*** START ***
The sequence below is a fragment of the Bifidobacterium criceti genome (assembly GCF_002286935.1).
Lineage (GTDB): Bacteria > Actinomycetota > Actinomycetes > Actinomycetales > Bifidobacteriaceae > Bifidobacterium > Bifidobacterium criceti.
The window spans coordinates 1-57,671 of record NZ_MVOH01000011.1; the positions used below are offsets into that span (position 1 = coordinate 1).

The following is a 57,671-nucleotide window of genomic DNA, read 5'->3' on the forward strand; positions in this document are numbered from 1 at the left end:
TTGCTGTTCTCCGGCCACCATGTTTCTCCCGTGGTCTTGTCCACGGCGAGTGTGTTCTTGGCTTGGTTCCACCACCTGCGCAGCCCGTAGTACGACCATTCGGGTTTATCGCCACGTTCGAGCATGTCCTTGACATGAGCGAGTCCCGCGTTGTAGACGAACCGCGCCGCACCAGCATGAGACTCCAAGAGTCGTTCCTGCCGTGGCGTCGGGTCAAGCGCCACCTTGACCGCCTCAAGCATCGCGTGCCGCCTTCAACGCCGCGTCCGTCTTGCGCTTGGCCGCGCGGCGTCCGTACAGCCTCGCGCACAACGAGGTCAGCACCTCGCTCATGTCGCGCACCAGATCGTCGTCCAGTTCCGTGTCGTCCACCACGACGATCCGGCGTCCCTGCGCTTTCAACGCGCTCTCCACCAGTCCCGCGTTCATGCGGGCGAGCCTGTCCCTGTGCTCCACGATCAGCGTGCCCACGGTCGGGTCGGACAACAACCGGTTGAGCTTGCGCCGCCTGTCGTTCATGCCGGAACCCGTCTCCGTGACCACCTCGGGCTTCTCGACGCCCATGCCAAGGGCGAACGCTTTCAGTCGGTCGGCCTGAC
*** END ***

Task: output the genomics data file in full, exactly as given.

The sequence below is a fragment of the Bifidobacterium criceti genome (assembly GCF_002286935.1).
Lineage (GTDB): Bacteria > Actinomycetota > Actinomycetes > Actinomycetales > Bifidobacteriaceae > Bifidobacterium > Bifidobacterium criceti.
The window spans coordinates 1-57,671 of record NZ_MVOH01000011.1; the positions used below are offsets into that span (position 1 = coordinate 1).

The following is a 57,671-nucleotide window of genomic DNA, read 5'->3' on the forward strand; positions in this document are numbered from 1 at the left end:
TTGCTGTTCTCCGGCCACCATGTTTCTCCCGTGGTCTTGTCCACGGCGAGTGTGTTCTTGGCTTGGTTCCACCACCTGCGCAGCCCGTAGTACGACCATTCGGGTTTATCGCCACGTTCGAGCATGTCCTTGACATGAGCGAGTCCCGCGTTGTAGACGAACCGCGCCGCACCAGCATGAGACTCCAAGAGTCGTTCCTGCCGTGGCGTCGGGTCAAGCGCCACCTTGACCGCCTCAAGCATCGCGTGCCGCCTTCAACGCCGCGTCCGTCTTGCGCTTGGCCGCGCGGCGTCCGTACAGCCTCGCGCACAACGAGGTCAGCACCTCGCTCATGTCGCGCACCAGATCGTCGTCCAGTTCCGTGTCGTCCACCACGACGATCCGGCGTCCCTGCGCTTTCAACGCGCTCTCCACCAGTCCCGCGTTCATGCGGGCGAGCCTGTCCCTGTGCTCCACGATCAGCGTGCCCACGGTCGGGTCGGACAACAACCGGTTGAGCTTGCGCCGCCTGTCGTTCATGCCGGAACCCGTCTCCGTGACCACCTCGGGCTTCTCGACGCCCATGCCAAGGGCGAACGCTTTCAGTCGGTCGGCCTGAC